Cinnamon and pomegranate usually aren’t the first things that come to mind when we
think about healthy glucose metabolism.
But the supporting role they play can be significant.
Cinnamon is a fascinating spice. It was highly prized in the ancient world, and is
recognized today as a natural way t0 help keep blood lipids and sugars within normal
The history of cinnamon stretches back to Egypt where it was imported as early as
2,000 BC. It was considered a gift above all others, including gold, for monarchs and
It is extracted from the bark of a dozen different trees, and the most effective variety
comes from Cinnamomum. The tree’s bark is particularly oily and is packed with
beneficial compounds including cinnamate, cinnamic acid, and cinnamaldehyde.
Cinnamon trees are found in Sri Lanka, Indonesia, Vietnam, Burma, and China.
Here at Systemic Formulas, we use specific herbal varieties of cinnamon that can
support the regulation of blood sugar. It is an excellent antioxidant with anti-
inflammatory benefits. It can maintain normal blood lipids and sugars that are within
Alongside cinnamon, another antioxidant that can help support glucose metabolism is
The Misunderstood Powers Of Pomegranate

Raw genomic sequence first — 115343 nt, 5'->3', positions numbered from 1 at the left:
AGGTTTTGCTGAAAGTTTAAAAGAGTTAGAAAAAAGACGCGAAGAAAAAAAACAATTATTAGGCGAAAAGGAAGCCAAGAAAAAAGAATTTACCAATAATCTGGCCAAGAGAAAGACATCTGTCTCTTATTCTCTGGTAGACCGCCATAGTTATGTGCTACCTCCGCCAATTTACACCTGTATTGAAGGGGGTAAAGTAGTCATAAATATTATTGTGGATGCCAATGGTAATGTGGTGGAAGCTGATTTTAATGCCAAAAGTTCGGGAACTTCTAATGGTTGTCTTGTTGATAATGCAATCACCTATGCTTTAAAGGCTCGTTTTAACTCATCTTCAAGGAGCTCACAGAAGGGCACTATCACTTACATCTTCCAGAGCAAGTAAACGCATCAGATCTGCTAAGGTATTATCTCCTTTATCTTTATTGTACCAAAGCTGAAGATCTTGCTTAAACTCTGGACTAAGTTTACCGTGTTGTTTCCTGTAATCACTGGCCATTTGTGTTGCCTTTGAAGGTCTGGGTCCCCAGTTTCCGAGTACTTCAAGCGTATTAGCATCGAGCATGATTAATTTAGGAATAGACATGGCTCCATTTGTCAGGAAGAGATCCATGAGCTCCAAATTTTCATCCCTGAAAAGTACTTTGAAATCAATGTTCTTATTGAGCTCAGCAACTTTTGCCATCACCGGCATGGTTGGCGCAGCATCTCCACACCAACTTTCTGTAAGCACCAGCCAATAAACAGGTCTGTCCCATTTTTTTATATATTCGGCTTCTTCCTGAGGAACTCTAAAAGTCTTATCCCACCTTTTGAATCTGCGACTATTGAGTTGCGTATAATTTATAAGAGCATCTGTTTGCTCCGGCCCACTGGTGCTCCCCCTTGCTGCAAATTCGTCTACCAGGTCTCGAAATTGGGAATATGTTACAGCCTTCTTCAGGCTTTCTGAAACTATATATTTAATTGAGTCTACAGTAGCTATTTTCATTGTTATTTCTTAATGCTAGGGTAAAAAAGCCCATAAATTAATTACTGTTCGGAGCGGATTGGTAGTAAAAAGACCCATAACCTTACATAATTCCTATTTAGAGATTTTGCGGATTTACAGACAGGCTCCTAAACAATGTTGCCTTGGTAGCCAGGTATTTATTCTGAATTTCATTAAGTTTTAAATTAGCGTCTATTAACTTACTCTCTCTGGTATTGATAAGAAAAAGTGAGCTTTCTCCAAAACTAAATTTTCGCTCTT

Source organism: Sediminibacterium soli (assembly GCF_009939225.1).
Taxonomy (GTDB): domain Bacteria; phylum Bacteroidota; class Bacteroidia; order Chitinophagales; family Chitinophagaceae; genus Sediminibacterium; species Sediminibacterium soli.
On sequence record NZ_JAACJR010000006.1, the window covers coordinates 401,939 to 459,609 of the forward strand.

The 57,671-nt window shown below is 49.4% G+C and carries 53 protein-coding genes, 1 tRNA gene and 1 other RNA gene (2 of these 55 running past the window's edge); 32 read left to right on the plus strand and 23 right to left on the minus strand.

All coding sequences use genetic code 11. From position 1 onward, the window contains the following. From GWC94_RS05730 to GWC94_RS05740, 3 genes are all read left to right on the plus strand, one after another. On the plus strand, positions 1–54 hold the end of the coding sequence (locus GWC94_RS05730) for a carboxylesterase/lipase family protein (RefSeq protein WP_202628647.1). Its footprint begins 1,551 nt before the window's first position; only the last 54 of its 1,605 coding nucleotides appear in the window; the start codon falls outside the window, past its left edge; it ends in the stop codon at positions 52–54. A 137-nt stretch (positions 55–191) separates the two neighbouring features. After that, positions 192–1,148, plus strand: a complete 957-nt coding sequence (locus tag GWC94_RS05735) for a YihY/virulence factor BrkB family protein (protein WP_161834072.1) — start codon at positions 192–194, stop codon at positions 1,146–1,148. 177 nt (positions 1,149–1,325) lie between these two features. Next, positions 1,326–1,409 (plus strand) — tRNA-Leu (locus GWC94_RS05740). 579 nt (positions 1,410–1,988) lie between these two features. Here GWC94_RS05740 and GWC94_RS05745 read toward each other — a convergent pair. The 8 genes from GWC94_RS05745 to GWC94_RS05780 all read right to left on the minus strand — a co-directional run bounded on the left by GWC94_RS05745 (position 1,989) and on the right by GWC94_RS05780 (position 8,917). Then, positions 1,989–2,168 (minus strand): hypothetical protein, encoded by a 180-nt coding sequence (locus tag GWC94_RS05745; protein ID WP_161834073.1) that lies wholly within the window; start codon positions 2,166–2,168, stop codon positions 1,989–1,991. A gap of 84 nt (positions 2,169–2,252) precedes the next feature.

Pomegranate has been found to support a normal glycemic function and to
accommodate normal cell receptor insulin sensitivity.
The antioxidant benefits originate both in the pomegranate’s flowers and seeds. The
peel is rich in prodelphinidins, polyphenols, catechins, gallocatechins, and tannins.
Like cinnamon, the pomegranate has a long history of healing. It was used on the
Indian subcontinent in ancient Ayurveda traditional medicine.
Pomegranate is native to parts of India and Iran. It grows throughout the
Mediterranean regions of the Middle East and South Asia.
The fruit is also grown in limited quantities here in the United States, mostly in
California and Arizona.
(Before he wrote The Declaration Of Independence, Thomas Jefferson was growing
pomegranates in Virginia at Monticello.)
Over the past few years, a few mass marketers and manufacturers have gone overboard
with brash claims about the healing properties of pomegranate.
But behind the noise lies a simple fact.
Pomegranate doesn’t simply support normal glycemic function. It can also sustain
proper liver-fat performance.